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. 2019 Jul 12;10:1591.
doi: 10.3389/fmicb.2019.01591. eCollection 2019.

Assessment and Comparison of Molecular Subtyping and Characterization Methods for Salmonella

Free PMC article

Assessment and Comparison of Molecular Subtyping and Characterization Methods for Salmonella

Silin Tang et al. Front Microbiol. .
Free PMC article


The food industry is facing a major transition regarding methods for confirmation, characterization, and subtyping of Salmonella. Whole-genome sequencing (WGS) is rapidly becoming both the method of choice and the gold standard for Salmonella subtyping; however, routine use of WGS by the food industry is often not feasible due to cost constraints or the need for rapid results. To facilitate selection of subtyping methods by the food industry, we present: (i) a comparison between classical serotyping and selected widely used molecular-based subtyping methods including pulsed-field gel electrophoresis, multilocus sequence typing, and WGS (including WGS-based serovar prediction) and (ii) a scoring system to evaluate and compare Salmonella subtyping assays. This literature-based assessment supports the superior discriminatory power of WGS for source tracking and root cause elimination in food safety incident; however, circumstances in which use of other subtyping methods may be warranted were also identified. This review provides practical guidance for the food industry and presents a starting point for further comparative evaluation of Salmonella characterization and subtyping methods.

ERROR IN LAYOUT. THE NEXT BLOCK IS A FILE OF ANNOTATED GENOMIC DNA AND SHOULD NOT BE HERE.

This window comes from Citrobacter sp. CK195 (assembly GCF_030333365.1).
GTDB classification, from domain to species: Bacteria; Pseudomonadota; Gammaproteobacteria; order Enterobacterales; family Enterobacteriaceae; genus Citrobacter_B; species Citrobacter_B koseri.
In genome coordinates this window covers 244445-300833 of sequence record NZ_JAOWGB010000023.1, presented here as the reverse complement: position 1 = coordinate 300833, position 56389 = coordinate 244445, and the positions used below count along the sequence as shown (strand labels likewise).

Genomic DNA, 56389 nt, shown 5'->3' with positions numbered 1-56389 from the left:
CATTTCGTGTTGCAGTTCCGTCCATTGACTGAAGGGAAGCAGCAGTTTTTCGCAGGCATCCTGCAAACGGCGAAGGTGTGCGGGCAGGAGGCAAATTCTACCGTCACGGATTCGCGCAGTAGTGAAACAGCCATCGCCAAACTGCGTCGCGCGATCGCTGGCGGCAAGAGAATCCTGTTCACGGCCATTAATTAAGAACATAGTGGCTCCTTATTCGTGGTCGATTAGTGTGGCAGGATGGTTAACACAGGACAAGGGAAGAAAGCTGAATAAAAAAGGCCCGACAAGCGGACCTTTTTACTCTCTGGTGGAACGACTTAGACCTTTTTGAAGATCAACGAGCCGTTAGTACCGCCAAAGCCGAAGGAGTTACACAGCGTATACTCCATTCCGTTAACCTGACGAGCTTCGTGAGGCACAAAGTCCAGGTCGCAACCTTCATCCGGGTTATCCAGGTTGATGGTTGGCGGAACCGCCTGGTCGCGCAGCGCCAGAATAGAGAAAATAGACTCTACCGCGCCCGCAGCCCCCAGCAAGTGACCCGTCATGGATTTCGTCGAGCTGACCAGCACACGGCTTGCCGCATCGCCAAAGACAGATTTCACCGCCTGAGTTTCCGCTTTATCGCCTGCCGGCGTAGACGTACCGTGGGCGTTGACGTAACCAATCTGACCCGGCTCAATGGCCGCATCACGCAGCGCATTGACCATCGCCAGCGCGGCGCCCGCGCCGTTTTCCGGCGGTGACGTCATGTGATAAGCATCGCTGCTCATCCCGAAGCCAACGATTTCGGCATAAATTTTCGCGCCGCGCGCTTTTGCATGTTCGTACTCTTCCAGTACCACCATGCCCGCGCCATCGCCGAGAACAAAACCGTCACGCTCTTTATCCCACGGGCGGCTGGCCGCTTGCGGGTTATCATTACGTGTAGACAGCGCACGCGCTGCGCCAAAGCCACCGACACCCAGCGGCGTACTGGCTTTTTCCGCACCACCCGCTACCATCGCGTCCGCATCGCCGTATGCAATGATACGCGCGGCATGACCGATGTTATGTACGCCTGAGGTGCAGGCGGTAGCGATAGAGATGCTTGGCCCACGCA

Keywords: MLST; PFGE; Salmonella; WGS; food industry; serotyping; subtyping.


Timeline of the development of selected molecular subtyping and characterization methods for Salmonella (Salmonella Subcommittee of the Nomenclature Committee of the International Society for, Microbiology, 1934; Gilson et al., 1990; Threlfall and Frost, 1990; Hulton et al., 1991; Martin et al., 1992; Lindstedt et al., 2003, 2013; Healy et al., 2005; Grimont and Weill, 2007; Zou et al., 2010; Wattiau et al., 2011; PulseNet, 2014; CDC, 2016a, 2019; Nadon et al., 2017).

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